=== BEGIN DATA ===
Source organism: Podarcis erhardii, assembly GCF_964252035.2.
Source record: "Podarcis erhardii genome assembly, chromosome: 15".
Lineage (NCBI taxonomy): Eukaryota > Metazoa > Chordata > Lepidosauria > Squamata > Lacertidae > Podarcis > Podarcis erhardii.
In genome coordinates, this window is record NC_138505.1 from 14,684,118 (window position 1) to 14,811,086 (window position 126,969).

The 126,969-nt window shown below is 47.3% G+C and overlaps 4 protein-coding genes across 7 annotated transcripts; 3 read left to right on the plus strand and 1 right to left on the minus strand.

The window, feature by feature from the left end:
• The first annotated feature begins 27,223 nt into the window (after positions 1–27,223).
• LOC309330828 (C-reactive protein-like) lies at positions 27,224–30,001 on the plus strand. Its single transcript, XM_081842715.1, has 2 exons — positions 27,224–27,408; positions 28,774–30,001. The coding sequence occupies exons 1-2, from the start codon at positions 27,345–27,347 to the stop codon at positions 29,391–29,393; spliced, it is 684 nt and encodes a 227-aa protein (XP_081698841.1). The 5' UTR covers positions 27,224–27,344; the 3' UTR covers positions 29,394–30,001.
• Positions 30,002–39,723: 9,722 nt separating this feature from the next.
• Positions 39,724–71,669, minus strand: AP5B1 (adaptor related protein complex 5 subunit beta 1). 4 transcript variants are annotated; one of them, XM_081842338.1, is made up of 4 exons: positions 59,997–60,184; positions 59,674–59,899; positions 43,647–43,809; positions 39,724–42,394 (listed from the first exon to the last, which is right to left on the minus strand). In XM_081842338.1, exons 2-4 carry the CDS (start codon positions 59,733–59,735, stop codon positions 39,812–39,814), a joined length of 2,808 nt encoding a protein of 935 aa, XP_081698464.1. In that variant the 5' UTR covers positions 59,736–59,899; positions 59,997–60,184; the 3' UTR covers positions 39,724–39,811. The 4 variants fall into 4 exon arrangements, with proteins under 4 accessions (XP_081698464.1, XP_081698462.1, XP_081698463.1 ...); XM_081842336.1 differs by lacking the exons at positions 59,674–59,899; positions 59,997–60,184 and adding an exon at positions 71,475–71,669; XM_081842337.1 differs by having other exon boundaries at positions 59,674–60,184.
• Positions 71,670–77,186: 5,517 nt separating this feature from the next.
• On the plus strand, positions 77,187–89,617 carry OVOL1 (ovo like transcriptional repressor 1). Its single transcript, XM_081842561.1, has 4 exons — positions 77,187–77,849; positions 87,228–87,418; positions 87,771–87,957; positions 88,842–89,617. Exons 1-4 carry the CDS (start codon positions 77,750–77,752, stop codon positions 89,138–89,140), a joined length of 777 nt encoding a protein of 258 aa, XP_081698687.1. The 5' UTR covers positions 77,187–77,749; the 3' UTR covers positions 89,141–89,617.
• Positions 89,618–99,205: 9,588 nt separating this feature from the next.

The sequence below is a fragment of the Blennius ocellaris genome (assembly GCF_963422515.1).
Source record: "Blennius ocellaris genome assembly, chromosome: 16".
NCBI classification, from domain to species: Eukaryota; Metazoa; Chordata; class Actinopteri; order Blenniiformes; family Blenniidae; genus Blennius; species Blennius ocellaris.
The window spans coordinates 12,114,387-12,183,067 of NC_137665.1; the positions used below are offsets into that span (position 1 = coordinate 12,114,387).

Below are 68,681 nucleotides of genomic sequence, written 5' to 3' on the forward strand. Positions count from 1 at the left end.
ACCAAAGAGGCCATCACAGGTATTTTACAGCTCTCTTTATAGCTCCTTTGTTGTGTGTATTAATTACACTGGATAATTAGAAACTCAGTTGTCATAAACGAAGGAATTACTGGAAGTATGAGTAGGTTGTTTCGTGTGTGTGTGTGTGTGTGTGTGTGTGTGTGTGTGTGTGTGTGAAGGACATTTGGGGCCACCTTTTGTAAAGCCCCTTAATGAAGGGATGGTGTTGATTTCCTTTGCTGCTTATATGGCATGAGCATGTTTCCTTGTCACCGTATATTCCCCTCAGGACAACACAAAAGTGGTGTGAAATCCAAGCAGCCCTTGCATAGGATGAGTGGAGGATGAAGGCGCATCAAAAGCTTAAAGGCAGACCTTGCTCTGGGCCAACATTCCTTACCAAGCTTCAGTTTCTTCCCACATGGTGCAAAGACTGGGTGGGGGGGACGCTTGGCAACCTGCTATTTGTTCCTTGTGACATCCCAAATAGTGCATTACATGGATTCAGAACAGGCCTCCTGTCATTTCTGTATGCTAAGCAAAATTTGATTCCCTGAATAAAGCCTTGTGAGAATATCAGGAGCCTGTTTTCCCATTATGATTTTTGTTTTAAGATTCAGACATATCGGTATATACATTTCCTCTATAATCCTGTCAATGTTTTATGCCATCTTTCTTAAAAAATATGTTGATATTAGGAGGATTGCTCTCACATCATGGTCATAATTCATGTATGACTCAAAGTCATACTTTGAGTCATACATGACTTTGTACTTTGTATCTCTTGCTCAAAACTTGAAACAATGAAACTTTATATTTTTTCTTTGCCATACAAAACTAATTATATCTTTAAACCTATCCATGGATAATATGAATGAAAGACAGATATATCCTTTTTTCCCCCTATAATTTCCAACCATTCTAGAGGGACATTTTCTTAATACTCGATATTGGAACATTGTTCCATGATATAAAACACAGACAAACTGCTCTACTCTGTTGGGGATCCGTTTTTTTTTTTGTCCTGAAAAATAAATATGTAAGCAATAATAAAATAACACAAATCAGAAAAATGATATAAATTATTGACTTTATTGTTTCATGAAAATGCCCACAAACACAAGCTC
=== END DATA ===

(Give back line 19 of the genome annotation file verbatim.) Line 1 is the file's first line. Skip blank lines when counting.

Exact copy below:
ACCAAAGAGGCCATCACAGGTATTTTACAGCTCTCTTTATAGCTCCTTTGTTGTGTGTATTAATTACACTGGATAATTAGAAACTCAGTTGTCATAAACGAAGGAATTACTGGAAGTATGAGTAGGTTGTTTCGTGTGTGTGTGTGTGTGTGTGTGTGTGTGTGTGTGTGTGTGTGAAGGACATTTGGGGCCACCTTTTGTAAAGCCCCTTAATGAAGGGATGGTGTTGATTTCCTTTGCTGCTTATATGGCATGAGCATGTTTCCTTGTCACCGTATATTCCCCTCAGGACAACACAAAAGTGGTGTGAAATCCAAGCAGCCCTTGCATAGGATGAGTGGAGGATGAAGGCGCATCAAAAGCTTAAAGGCAGACCTTGCTCTGGGCCAACATTCCTTACCAAGCTTCAGTTTCTTCCCACATGGTGCAAAGACTGGGTGGGGGGGACGCTTGGCAACCTGCTATTTGTTCCTTGTGACATCCCAAATAGTGCATTACATGGATTCAGAACAGGCCTCCTGTCATTTCTGTATGCTAAGCAAAATTTGATTCCCTGAATAAAGCCTTGTGAGAATATCAGGAGCCTGTTTTCCCATTATGATTTTTGTTTTAAGATTCAGACATATCGGTATATACATTTCCTCTATAATCCTGTCAATGTTTTATGCCATCTTTCTTAAAAAATATGTTGATATTAGGAGGATTGCTCTCACATCATGGTCATAATTCATGTATGACTCAAAGTCATACTTTGAGTCATACATGACTTTGTACTTTGTATCTCTTGCTCAAAACTTGAAACAATGAAACTTTATATTTTTTCTTTGCCATACAAAACTAATTATATCTTTAAACCTATCCATGGATAATATGAATGAAAGACAGATATATCCTTTTTTCCCCCTATAATTTCCAACCATTCTAGAGGGACATTTTCTTAATACTCGATATTGGAACATTGTTCCATGATATAAAACACAGACAAACTGCTCTACTCTGTTGGGGATCCGTTTTTTTTTTTGTCCTGAAAAATAAATATGTAAGCAATAATAAAATAACACAAATCAGAAAAATGATATAAATTATTGACTTTATTGTTTCATGAAAATGCCCACAAACACAAGCTC